Finally, after months of circulating spy shots and drip feeds, Holden has officially released its all new large, rear-wheel-drive Commodore sedan to the public.

For the first time in the car’s history, the long-wheelbase version was displayed simultaneously with the standard-wheelbase model, in the form of the Statesman and Caprice.

After spending a reported one billion Aussie dollars to build the car from scratch, there was a lot of pressure resting on the shoulders of the Australian design team. The Zeta platform on which the new Commodore is built will form the basis of a host of new General Motors Company [NYSE:GM] products including a new Pontiac GTO and Chevrolet Camaro.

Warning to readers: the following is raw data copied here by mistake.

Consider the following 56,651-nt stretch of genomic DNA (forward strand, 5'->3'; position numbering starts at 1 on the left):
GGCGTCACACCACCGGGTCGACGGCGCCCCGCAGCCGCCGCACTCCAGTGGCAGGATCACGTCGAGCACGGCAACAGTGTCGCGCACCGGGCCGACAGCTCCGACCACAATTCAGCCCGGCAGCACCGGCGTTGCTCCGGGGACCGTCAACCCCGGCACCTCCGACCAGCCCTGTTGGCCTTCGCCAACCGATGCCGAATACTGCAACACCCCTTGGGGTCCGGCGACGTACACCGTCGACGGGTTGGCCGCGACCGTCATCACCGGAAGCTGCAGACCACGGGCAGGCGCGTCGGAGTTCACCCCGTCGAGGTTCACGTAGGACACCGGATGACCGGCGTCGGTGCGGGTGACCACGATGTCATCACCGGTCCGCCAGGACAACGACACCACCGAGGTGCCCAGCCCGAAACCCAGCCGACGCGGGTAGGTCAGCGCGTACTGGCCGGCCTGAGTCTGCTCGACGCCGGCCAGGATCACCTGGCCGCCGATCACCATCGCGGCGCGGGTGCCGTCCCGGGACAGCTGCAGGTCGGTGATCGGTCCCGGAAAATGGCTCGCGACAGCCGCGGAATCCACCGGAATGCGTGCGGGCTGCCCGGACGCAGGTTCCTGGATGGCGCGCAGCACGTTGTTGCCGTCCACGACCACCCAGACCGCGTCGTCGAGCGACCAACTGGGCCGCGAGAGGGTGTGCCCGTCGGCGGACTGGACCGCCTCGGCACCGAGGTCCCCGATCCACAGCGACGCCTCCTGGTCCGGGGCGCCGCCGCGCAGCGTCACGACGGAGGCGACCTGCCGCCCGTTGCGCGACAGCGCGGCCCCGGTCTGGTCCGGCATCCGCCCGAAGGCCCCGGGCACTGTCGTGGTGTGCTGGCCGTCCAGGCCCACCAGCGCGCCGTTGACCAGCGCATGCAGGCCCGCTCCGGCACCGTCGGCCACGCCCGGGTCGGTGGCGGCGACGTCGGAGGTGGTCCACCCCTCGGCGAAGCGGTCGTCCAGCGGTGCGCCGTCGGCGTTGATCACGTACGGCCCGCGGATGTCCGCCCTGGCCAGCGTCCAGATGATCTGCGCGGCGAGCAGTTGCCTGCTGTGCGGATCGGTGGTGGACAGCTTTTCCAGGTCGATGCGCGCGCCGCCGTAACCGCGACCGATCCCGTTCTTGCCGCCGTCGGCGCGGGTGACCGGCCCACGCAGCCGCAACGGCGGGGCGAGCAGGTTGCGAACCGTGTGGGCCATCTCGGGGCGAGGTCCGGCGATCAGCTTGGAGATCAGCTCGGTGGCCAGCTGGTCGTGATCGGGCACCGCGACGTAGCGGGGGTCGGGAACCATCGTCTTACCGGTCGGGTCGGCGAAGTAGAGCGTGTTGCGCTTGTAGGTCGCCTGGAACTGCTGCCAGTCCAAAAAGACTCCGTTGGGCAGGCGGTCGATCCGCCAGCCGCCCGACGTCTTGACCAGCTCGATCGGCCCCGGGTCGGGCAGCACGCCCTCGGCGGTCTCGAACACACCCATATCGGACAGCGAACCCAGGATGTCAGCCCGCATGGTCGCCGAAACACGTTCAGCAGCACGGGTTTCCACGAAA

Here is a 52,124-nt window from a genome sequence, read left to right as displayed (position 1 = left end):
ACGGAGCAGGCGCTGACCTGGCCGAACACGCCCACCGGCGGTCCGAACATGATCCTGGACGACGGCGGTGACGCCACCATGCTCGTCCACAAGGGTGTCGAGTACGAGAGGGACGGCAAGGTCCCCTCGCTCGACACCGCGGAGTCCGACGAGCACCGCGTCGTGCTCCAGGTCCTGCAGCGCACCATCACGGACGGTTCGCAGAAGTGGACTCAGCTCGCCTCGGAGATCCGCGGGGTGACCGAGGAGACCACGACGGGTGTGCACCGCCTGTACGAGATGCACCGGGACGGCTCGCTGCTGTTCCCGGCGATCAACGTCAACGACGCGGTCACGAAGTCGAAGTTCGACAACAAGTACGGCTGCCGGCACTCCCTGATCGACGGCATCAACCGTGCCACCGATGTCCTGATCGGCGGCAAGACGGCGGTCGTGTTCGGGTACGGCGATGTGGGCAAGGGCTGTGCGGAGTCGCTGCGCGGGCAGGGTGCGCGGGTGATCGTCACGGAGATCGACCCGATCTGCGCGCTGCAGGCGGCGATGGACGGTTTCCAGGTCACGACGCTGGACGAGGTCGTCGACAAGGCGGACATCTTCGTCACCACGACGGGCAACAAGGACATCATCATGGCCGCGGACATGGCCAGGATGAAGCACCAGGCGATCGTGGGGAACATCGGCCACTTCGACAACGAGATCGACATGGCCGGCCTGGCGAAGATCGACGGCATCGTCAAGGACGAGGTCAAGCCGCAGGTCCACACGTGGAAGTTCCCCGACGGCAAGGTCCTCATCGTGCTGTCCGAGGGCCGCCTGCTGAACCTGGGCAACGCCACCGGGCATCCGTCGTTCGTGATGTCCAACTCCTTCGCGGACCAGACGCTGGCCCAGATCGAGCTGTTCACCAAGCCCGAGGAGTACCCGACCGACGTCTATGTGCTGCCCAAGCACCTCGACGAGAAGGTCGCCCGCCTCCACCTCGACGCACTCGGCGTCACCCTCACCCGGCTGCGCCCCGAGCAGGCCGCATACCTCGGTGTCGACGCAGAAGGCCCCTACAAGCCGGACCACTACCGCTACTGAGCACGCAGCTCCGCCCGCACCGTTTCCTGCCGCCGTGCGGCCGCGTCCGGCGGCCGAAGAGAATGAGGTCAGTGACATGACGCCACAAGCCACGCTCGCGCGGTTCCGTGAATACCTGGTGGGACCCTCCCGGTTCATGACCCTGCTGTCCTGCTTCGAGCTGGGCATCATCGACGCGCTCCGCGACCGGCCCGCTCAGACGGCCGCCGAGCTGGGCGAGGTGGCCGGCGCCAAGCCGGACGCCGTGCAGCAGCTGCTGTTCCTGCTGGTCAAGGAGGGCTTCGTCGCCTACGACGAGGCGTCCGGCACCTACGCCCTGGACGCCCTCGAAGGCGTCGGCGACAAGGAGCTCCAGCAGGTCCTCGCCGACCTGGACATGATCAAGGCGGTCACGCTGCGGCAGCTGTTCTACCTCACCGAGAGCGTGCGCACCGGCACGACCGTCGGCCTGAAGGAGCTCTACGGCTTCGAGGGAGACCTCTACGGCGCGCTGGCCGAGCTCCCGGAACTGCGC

Further, scheduled for early August is a test drive of the sports edition, the Commodore SS-V, for consideration by GM board members for the next Pontiac Grand Prix. We’re looking at a 6.0-liter V-8 developing 360 horsepower and mated to a 6-speed manual or automatic.

The model range starts with a new entry level labelled the Omega and tops out with the luxury and sporty Calais-V. Models running the base 3.6-liter V-6 will have an output of 241 hp whereas up-spec models will have a 261-hp version. The big-banger in the range is the aforementioned V-8. Transmissions include a 4-speed automatic for lower Omega and Berlina grades, a 6-speed manual for sport versions plus 5- and 6-speed automatics, the latter of which is shared with the Cadillac STS-V and the Chevrolet Corvette.


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